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There is a wonderful scene in the new romantic comedy Long Shot in which Charlize Theron, playing the U.S. Secretary of State, is presented with a list of her shortcomings by an image consultant. You move your elbows too much, says the consultant (Lisa Kudrow, who should be in every movie.) “That level of elbow movement stresses people out.”

The Secretary of State is contemplating a run for president, so she gamely sucks up this advice. Still, part of her wants to know how the public is reacting to her policies. “We don’t drill down on specific policies,” the consultant says. “But that’s just because people don’t care.”

Oh, the pain. The pain, for anyone watching the current U.S. presidential race – which is in the first few months of a seemingly thousand-year stretch – is real. Even from afar, I feel the pain as I watch the Democrats struggle to choose the best candidate to defeat Donald Trump.

Of course, there is one candidate who stands out: A tall, tough, plain speaker, a savvy politician who is known for deal-making on both sides of the aisle, a candidate who has a direct, folksy style and the kind of big, toothy grin that voters like.

No, not Joe Biden. Why did you think I meant Joe Biden? Elizabeth Warren has all of those qualities, and a detailed policy platform to boot (one that is both progressive and contains elements, such as plans to battle the opioid crisis and cancel student debt, that would appeal to Trump voters). I’m not sure what Mr. Biden’s platform is just yet, apart from “Barack’s Best Bro.”

Yet Mr. Biden’s mere presence has shot him to the top of the ranks of Democratic nominees, based on his name recognition and long years of service in the Senate. In a field more crowded and jostling than the Kentucky Derby’s, he is the early favourite among Democrats because of a tricky little thing called electability. That is, he is seen as more likely than someone such as Ms. Warren to take down the President.

More than 90 per cent of Democrats and swing voters in a CNN poll said that the ability to beat Mr. Trump would be an extremely important factor in their choice. A Suffolk University/Boston Globe poll of New Hampshire voters put it even more bluntly: “A key factor for Democrats appears to be whether their nominee can prevail over President Donald Trump in 2020.”

Mr. Biden leads that poll with the support of 20 per cent of voters, followed by independent senator Bernie Sanders and Pete Buttigieg, the mayor of South Bend, Ind., at 12 per cent. Ms. Warren has the support of 8 per cent of respondents. As Suffolk University noted, the main concern was that “Warren can’t beat Trump.” (It’s worth noting that 10 per cent of those polled thought she was “too angry.”)

There are any number of factors at work here, all of them alarming. Clearly, Democrats feel that this election campaign is going to be a street fight, and a certain set of (metaphorically) punchy and stabby skills will be required. For whatever reason, Mr. Trump is regarded as “tough,” although in situations requiring actual strength, such as calling out Vladimir Putin over election meddling, he melts like a castle made of kitty litter.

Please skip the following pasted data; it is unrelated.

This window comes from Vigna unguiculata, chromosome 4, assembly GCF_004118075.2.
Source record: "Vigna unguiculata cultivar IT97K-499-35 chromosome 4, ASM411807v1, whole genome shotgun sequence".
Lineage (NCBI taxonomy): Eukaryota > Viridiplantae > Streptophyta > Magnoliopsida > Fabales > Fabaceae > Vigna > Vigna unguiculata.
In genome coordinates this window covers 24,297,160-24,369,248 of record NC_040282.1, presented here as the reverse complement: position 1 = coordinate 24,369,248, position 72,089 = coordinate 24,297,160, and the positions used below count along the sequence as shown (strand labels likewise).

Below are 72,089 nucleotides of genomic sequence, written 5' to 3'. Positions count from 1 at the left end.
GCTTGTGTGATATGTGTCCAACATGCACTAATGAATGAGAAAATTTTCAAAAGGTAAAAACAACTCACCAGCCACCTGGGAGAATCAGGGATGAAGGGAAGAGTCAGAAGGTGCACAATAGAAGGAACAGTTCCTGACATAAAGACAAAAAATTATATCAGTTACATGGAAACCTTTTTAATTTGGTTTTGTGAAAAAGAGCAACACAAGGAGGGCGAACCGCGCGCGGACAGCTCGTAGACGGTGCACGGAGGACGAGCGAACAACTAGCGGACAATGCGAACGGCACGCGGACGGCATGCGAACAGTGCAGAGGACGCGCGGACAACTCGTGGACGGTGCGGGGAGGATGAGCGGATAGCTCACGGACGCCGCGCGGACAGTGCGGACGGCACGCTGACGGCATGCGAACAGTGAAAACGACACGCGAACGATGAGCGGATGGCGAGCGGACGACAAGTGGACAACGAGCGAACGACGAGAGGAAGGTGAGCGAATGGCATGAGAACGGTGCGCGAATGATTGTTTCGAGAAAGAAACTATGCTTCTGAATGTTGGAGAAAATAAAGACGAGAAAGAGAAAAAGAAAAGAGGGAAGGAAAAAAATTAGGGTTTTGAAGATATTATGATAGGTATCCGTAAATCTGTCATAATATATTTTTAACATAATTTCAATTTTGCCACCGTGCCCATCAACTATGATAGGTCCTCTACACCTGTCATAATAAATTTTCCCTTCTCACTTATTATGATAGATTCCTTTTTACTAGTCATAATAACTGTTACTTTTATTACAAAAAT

Illustration by Hanna Barczyk

Anyone who thinks Ms. Warren and her fellow Democratic presidential aspirant Senator Kamala Harris aren’t tough hasn’t watched them in action. In committee hearings, Ms. Harris employs her skills as a former prosecutor to devastating effect. And Ms. Warren achieved a level of fame for her master-chef grilling of bank executives who came before the Senate banking committee.

When Timothy Sloan, then-chief executive of scandal-crunched Wells Fargo, testified and tried to defend his actions, Ms. Warren said: “You enabled this fake-accounts scam, you got rich off it and then you tried to cover it up. At best, you were incompetent, at worst, you were complicit and either way, you should be fired.” (Spoiler alert: He eventually resigned.)

That’s the person I’d like to see taking on Donald Trump in the presidential debates. But then, another qualified woman out-debated Mr. Trump and look what good that did. Voters are leery about another presidential candidate who is a woman, as if there’s a quota in their lifetimes, and that quota is one. A recent profile of Ms. Warren in Time Magazine summed up the dilemma: “Many voters who like Warren worry about nominating a wonky, blond woman four years after another wonky blond woman lost to Trump.”

Yet, Ms. Warren beat the odds before in her very first run for office, as an underdog candidate taking on the incumbent senator in Massachusetts, Scott Brown (even after she was criticized for being hectoring, schoolmarmish, and for claiming to have Native American ancestry). She became electable by being elected. When more women are in positions of power, we will begin to see women as deserving of that power. It becomes a self-fulfilling prophecy.

Refusing to vote for women on the grounds that they might not win is actually a fig leaf for a whole other set of beliefs, as the feminist scholar Kate Manne recently explained: “My worry is electability is a smokescreen for this sadly common thing, which is not wanting to support a female candidate. It seems to me that the 'she’s not electable’ excuse could be just that – an excuse."

I recently watched an interesting video of a group of swing voters in Iowa, conducted by Engagious, a political-research company. Of 11 people in the group, three said they would have second thoughts about voting for a woman as commander-in-chief.

One fellow said, “Being president is a man’s job,” but a woman said simply that she couldn’t imagine voting for a female president because there hadn’t been one yet. Then she added, “I think we need a woman’s point of view up there.” One day, perhaps, she was saying. The danger comes when that message becomes dogma, when it’s always next time, and never now.